• Due to space limitations, I had to re-locate my reloading bench this past week.  Previously, I had a large L-shaped bench setup, but I really didn’t need that space as I didn’t have tumblers and other things working, just my press and powder measure.  I had a purpose-built reloading stand with multiple drawers and shelves that was very compact, so I re-located my setup there.  Now the setup is very space-efficient, and I have some great lighting overhead that will enhance the reloading hobby even more.  Here is a picture of the new setup:

Main Topic: How can I make my beat-up old gun look new again?

This discussion will cover some of the ways that you can take a beat-up old handgun (or for some techniques/tools, any gun) and restore it to a somewhat decent looking condition. I will be dividing the tools and techniques up into several different categories: Metal Working and Finishing Methods; Wood Working and Finishing Methods; Specialty Methods that cannot be done by your typical end-user (i.e. chrome finishes, hot bluing salts finishes, etc.)

Caution!: If you are planning on refinishing an old, beat up firearm PLEASE make sure it does not have any historical or collector value.  There have been a great number of collectable firearms that have acquired a nice, natural patina, only to have it scrubbed off by someone with a wire brush trying to make the gun look “nicer”. If you have any doubts, don’t do it and get the gun checked out.  I thoroughly checked out my Colt 1903 to the point where I felt comfortable enough before I refinished it.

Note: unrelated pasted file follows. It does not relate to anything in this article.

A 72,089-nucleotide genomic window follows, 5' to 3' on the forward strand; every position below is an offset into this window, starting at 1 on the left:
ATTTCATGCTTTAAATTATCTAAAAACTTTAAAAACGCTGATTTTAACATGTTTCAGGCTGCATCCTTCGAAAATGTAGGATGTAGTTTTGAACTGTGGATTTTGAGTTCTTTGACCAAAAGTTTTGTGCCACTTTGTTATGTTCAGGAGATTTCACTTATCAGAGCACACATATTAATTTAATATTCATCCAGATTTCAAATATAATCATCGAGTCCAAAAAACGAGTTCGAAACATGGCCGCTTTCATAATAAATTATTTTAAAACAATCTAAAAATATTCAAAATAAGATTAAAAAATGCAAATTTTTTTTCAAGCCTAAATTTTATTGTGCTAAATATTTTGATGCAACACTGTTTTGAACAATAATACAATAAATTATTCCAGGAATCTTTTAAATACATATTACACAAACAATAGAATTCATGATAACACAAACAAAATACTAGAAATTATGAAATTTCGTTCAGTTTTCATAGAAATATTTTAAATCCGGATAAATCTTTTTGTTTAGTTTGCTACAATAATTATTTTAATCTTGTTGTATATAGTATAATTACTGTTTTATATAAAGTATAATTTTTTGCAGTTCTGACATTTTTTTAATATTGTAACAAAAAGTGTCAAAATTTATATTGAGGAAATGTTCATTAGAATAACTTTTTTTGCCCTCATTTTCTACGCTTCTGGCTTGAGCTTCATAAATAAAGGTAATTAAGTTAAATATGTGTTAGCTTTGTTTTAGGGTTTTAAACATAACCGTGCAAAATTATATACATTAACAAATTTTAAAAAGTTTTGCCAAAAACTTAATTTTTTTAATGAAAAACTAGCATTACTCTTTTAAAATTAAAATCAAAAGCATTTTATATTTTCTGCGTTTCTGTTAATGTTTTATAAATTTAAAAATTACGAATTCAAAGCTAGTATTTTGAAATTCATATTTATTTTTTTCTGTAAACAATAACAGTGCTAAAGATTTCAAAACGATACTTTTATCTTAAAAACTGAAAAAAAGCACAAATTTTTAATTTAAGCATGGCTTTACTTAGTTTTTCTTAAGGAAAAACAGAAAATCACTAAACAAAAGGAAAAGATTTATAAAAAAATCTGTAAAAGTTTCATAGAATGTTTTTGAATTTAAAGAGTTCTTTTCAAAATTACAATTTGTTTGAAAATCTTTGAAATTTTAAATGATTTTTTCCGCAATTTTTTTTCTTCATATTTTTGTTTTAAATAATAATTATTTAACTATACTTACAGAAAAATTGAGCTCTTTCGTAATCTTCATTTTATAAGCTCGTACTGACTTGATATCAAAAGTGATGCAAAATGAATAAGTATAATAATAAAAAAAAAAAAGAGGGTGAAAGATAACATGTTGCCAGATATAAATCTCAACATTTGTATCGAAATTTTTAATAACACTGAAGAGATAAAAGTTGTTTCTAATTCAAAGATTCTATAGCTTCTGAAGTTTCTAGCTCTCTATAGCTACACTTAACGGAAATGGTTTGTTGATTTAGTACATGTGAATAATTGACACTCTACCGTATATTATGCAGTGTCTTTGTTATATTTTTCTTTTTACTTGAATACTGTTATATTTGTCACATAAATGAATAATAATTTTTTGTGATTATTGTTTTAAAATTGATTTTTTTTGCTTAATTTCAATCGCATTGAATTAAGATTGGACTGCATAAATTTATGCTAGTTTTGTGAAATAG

Metalworking & Metal Finishing Options:

  • If you have a firearm that has some light rust, perhaps some pitting and a scratched up, dull finish you may choose to do a complete refinish of the handgun.
  • I originally tried my hand at metal refinishing with an old no-name break top .32 S&W revolver that had no collector value.  It was an old piece that had quite a bit of rust and pitting and the firing pin had fallen out of the hammer so the gun was non-functional which made it a great first test gun.
  • I had the gun sandblasted by a friend with a sandblasting setup, and left in the white (no finish). The gun had to be completely disassembled before the refinishing process could take place (this is typically the case with all refinishing methods.)
  • after the sandblasting took away most of the pitting and imperfections in the metal, I used progressively higher grits of sandpaper until I ended at 2000 grit wet sandpaper.  I must stress that this sanding action was done with a VERY light touch, to smooth out the metal. I then finished with a light polish of the metal with very fine steel wool.
  • One product I used for both the .32 S&W revolver project and the Colt 1903 project that I was very impressed with was Brownells Oxpho-Blue Creme bluing compound.  When I used it, it produced a much deeper and long lasting blue finish than the liquid blue compounds typically do.
  • One thing that is ABSOLUTELY KEY when bluing a firearm (or doing any metal prep work, really) is to wear rubber gloves so you do not contaminate the metal surface with oils and fingerprints, as these will show up in the final finish.  MAKE SURE THE ENTIRE METAL SURFACE IS CLEAR OF ANY OIL.  Use some sort of degreaser to ensure there is no oil that could ruin the finish.
  • If you are someone who refinishes firearms often, you may be interested in the Benchtop Parkerizing Kit from Brownells.  This kit allows you to add a durable parkerized finish to handguns and small parts. The parkerizing absorbs oil quite well and helps with corrosion resistance, and can provide a great replacement finish for a firearm that may not look great cosmetically with a traditional bluing job.
  • One other option for a firearm that may not look great with a cold-blue job is using the Duracoat Painting System. The Duracoat painting system allows you to apply a painted on finish in a variety of colors on firearms and firearms parts. Then you simply bake the part in the oven to allow the paint to cure and let it sit for the time allotted in the instruction manual.  This can be a great alternative.